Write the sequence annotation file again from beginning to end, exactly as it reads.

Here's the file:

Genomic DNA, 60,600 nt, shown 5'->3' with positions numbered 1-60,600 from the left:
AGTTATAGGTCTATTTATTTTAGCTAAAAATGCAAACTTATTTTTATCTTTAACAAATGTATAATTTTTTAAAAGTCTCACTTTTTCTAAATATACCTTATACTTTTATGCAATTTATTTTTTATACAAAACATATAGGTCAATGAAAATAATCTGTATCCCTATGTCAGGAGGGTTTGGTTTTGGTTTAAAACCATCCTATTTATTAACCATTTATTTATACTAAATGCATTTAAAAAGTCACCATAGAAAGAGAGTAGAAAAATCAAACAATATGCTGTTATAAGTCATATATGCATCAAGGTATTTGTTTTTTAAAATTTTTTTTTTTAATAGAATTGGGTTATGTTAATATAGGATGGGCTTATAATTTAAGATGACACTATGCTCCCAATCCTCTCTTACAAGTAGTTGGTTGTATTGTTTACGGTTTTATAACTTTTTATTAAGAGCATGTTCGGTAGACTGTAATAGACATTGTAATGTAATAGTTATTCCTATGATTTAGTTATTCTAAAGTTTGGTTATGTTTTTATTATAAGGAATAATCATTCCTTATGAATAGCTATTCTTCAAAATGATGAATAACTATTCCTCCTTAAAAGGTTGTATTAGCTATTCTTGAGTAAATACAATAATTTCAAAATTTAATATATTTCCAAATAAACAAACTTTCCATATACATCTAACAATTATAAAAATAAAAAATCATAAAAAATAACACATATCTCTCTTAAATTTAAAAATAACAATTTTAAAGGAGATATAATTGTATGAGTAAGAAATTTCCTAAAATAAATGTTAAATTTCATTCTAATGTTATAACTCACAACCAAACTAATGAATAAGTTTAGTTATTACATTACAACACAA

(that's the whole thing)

Genomic DNA, 60,600 nt, shown 5'->3' with positions numbered 1-60,600 from the left:
AGTTATAGGTCTATTTATTTTAGCTAAAAATGCAAACTTATTTTTATCTTTAACAAATGTATAATTTTTTAAAAGTCTCACTTTTTCTAAATATACCTTATACTTTTATGCAATTTATTTTTTATACAAAACATATAGGTCAATGAAAATAATCTGTATCCCTATGTCAGGAGGGTTTGGTTTTGGTTTAAAACCATCCTATTTATTAACCATTTATTTATACTAAATGCATTTAAAAAGTCACCATAGAAAGAGAGTAGAAAAATCAAACAATATGCTGTTATAAGTCATATATGCATCAAGGTATTTGTTTTTTAAAATTTTTTTTTTTAATAGAATTGGGTTATGTTAATATAGGATGGGCTTATAATTTAAGATGACACTATGCTCCCAATCCTCTCTTACAAGTAGTTGGTTGTATTGTTTACGGTTTTATAACTTTTTATTAAGAGCATGTTCGGTAGACTGTAATAGACATTGTAATGTAATAGTTATTCCTATGATTTAGTTATTCTAAAGTTTGGTTATGTTTTTATTATAAGGAATAATCATTCCTTATGAATAGCTATTCTTCAAAATGATGAATAACTATTCCTCCTTAAAAGGTTGTATTAGCTATTCTTGAGTAAATACAATAATTTCAAAATTTAATATATTTCCAAATAAACAAACTTTCCATATACATCTAACAATTATAAAAATAAAAAATCATAAAAAATAACACATATCTCTCTTAAATTTAAAAATAACAATTTTAAAGGAGATATAATTGTATGAGTAAGAAATTTCCTAAAATAAATGTTAAATTTCATTCTAATGTTATAACTCACAACCAAACTAATGAATAAGTTTAGTTATTACATTACAACACAA